One on one with Ambassador Brenda LaGrange Johnson - A life of privilege changed by chance (Part 1)
Published: Sunday | October 18, 2009
The big three, from left: Jamaica's ambassador to the United States, Anthony Johnson; former American ambassadors to Jamaica Brenda LaGrange Johnson and J. Gary Cooper at the American Friends of Jamaica Gala in New York.
Laura Tanner, Contributor
Call it chance, call it fate, but Brenda LaGrange Johnson's life of privilege has been altered repeatedly by happenstance. At first glance the platinum blonde with silken skin and a cheerful smile might be mistaken for a socialite. She is. But scratch beneath the surface and this cancer survivor with four children, a marriage of 41 years, seven years teaching in one of America's garrison communities, and another 27 as a successful business woman, and you find someone who promotes volunteerism by having herself repeatedly volunteered for religious and social-action programmes for the betterment of others in both her native United States and Jamaica.
LaGrange Johnson worked with Operation Head Start as an elementary school teacher in Bedford Stuyvesant, Brooklyn; was a founding member of the Women's Board of the Boys and Girls Club of Madison Square Garden; served on the board of the MD Anderson Cancer Center in Houston, Texas, served on the board of the John F. Kennedy Center for the Performing Arts in Washington, DC and helped raise $US1 million for Rose Town in Trench Town during her service as US ambassador to Jamaica from 2006 to 2009.
Born 70 years ago into what she described as a 'magical' childhood in Forest Hills Gardens in the New York City borough of Queens, one of the first planned communities in the United States, she said, "It was the kind of community where, if you had a lighted candle in your window on Christmas Eve, Santa Claus paid a visit to your home. They still do the Christmas carol sing but not the Santa Claus visit. We belonged to a place called the Community House. This group still exists. Every year they have a reunion. There are over 100 of us and 45 of them came to Jamaica and visited me last October, which was just fantastic. I still have my best friends from the time I was born.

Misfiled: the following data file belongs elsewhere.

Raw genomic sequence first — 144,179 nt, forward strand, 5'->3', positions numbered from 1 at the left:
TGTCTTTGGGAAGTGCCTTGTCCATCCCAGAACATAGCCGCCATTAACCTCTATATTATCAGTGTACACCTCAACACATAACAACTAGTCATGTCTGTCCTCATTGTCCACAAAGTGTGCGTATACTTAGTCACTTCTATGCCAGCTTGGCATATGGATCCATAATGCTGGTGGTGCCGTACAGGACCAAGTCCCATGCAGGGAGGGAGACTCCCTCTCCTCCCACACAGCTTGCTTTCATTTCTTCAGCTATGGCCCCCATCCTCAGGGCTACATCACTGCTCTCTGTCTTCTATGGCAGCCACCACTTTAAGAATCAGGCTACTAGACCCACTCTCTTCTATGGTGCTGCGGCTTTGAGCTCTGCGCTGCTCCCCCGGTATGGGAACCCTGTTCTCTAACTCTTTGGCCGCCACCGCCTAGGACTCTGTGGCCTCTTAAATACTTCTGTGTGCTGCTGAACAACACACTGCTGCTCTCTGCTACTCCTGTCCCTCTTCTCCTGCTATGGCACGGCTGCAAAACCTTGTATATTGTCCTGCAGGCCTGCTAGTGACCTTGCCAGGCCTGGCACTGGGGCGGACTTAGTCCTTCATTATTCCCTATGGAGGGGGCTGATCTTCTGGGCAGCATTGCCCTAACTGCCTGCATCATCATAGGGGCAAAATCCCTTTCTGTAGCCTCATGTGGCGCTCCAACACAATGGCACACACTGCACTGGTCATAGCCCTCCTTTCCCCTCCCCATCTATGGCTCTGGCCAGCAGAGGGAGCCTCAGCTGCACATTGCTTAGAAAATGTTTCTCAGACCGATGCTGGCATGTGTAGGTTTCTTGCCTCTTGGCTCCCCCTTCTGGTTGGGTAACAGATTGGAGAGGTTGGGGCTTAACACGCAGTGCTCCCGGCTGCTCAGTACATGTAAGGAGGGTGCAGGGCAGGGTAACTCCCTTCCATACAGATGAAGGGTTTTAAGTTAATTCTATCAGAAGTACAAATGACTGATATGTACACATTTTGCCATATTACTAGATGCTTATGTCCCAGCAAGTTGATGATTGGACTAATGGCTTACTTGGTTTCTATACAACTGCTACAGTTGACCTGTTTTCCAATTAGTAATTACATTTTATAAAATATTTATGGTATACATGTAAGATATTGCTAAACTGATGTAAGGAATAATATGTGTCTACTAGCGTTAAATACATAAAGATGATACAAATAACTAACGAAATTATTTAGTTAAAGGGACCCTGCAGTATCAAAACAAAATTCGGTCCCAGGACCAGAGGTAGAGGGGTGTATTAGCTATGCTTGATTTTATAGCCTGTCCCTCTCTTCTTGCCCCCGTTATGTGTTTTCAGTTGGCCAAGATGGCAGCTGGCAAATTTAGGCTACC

Frank LaGrange, her father, was a native New Yorker whose family owned a small hotel across from what is now Macy's in the 34th Street area of Manhattan. Ambassador LaGrange Johnson remembers: "He was a member of the New York Stock Exchange and on many, many boards. He believed that if you lived in New York you had to take advantage of all the opportunities. Therefore, we went to see every play that was ever on Broadway. Before he went to Wall Street he worked for Marshall Fields out of Chicago and he loved retail stores. If a new store opened, he wanted to be the first one to see it. If a new restaurant opened, he wanted to be one of the first to dine there. He believed in dining out. My mother was really not a very good cook and I'm not a very good cook but we do love all the diningexperiences."
She laments the lack of good, affordable restaurants in Kingston, a city of more than a million.
Although her father had four children from his first marriage, the youngest was 11 years older than Brenda, who was the only child of her parents. All her siblings are now deceased, as are her parents. Her mother, Eileen Morgan LaGrange, was born in Boston but raised in Montreal, speaking both English and French, leaving the ambassador many relatives in Canada.
She said of her mother: "When my father started his company on Wall Street, she took the test and became a licensed broker, working with my father for years. I can't really say she was a full-time working mother, but she was an example. It was unusual to have a mother going to the office. My mother was an amazing volunteer, which is where I think I got my kind of volunteerism. She taught Sunday school, I taught Sunday school. She worked diligently for her church."
See Part 2 next Sunday.